Cases reported "Bites, Human"

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1/6. A human bite.

    We report the transmission of group A streptococci by a human bite leading to severe necrotising fasciitis. Rapid surgical and antibiotic treatment led to healing without fractional loss of the patient's infected leg.
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ranking = 1
keywords = transmission
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2/6. Human bites and the risk of human immunodeficiency virus transmission.

    The risk of human immunodeficiency virus (hiv) transmission following a bite injury is important to many groups of people. The first are those who are likely to be bitten as an occupational risk, such as police officers and institutional staff. Another group are represented by the victims and perpetrators of crimes involving biting, both in attack and defense situations. The possibility of these bites transmitting a potentially fatal disease is of interest to the physicians who treat such patients and the legal system which may have to deal with the repercussions of such a transmission. Bite injuries represent 1% of all emergency department admissions in the united states, and human bites are the third most common following those of dogs and cats. The worldwide epidemic of hiv and acquired immunodeficiency syndrome (AIDS) continues, with >5 million new cases last year and affecting 1 in 100 sexually active adults. A review of the literature concerning human bites, hiv and AIDS, hiv in saliva, and case examples was performed to examine the current opinion regarding the transmission of hiv via this route. A bite from an hiv-seropositive individual that breaks the skin or is associated with a previous injury carries a risk of infection for the bitten individual.
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ranking = 7
keywords = transmission
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3/6. Transmission of hepatitis B by human bite--confirmation by detection of virus in saliva and full genome sequencing.

    hepatitis b virus (HBV) can be detected in saliva of carriers and epidemiological studies suggest human bite as a possible route of transmission. We report a case of acute hepatitis B that developed after an individual with learning difficulty was bitten by a fellow resident in a sheltered accommodation. The attacker was found to be a chronic carrier of HBV and virus was present in his saliva. The HBV in both men had identical genotype and sequence. Future studies are warranted to investigate the role of saliva as a vehicle of HBV transmission in the community.
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ranking = 2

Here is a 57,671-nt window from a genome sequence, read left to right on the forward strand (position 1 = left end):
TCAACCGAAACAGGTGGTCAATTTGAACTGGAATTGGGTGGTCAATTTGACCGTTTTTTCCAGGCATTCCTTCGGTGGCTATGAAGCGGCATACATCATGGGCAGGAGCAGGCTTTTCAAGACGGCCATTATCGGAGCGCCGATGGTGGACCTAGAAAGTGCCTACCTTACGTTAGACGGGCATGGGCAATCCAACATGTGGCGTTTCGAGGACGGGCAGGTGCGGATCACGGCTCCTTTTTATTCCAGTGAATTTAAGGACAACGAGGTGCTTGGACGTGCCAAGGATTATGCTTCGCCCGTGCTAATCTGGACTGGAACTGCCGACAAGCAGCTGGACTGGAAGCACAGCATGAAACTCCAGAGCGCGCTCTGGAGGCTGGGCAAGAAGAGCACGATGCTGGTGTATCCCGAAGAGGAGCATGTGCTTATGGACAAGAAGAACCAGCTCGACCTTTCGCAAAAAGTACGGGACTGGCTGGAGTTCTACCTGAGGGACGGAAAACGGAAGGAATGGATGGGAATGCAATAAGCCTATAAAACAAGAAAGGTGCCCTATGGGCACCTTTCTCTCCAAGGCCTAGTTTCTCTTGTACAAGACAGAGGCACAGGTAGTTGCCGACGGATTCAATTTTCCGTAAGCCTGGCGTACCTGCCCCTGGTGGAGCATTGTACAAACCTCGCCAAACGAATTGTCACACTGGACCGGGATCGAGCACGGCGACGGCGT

keywords = transmission
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4/6. Lack of transmission of hiv through human bites and scratches.

    To examine the relative risk of transmission of the human immuno-deficiency virus (hiv) through bites and scratches, we studied 198 health care workers, 30 of whom were traumatized in this fashion while caring for an aggressive AIDS patient. This violent patient frequently bit or scratched others, his mouth had blood and saliva, while his fingernails were at times soiled with semen, feces, and urine. He was hiv antibody and antigen positive. Although hiv was recovered from his peripheral blood lymphocytes, after 2.5 years of serial follow-up, all traumatized personnel were clinically normal, no hiv was cultured from their blood, and all were hiv antibody and P24 antigen negative. We conclude that this viremic AIDS patient, while producing copious amounts of body fluids, failed to infect those caring for him through bites and scratches. The risk of transmission of hiv through this route under similar conditions should be low.
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ranking = 6
keywords = transmission
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5/6. Transmission of hepatitis B by a human bite: an occupational hazard.

    Hepatitis B developed in a policeman 15 weeks after he was bitten on the hand. A few days after the bite hepatitis B developed in the assailant. The bite had drawn blood and this method of inoculation was presumed to be the route of transmission of the virus. Compensation was awarded on the grounds that this was an occupationally acquired disease.
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ranking = 1
keywords = transmission
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6/6. Molecular evidence for transmission of human T-lymphotropic virus type II infection by a human bite.

    Investigation of a human T-lymphotropic virus type II (HTLV-II) infection in a female Australian blood donor identified a human bite as the likely mode of transmission, confirmed by nucleotide sequencing of the proviral tax/rex from both donor and contact. We believe this to be the first report of the transmission of an HTLV by a human bite.
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ranking = 6
keywords = transmission
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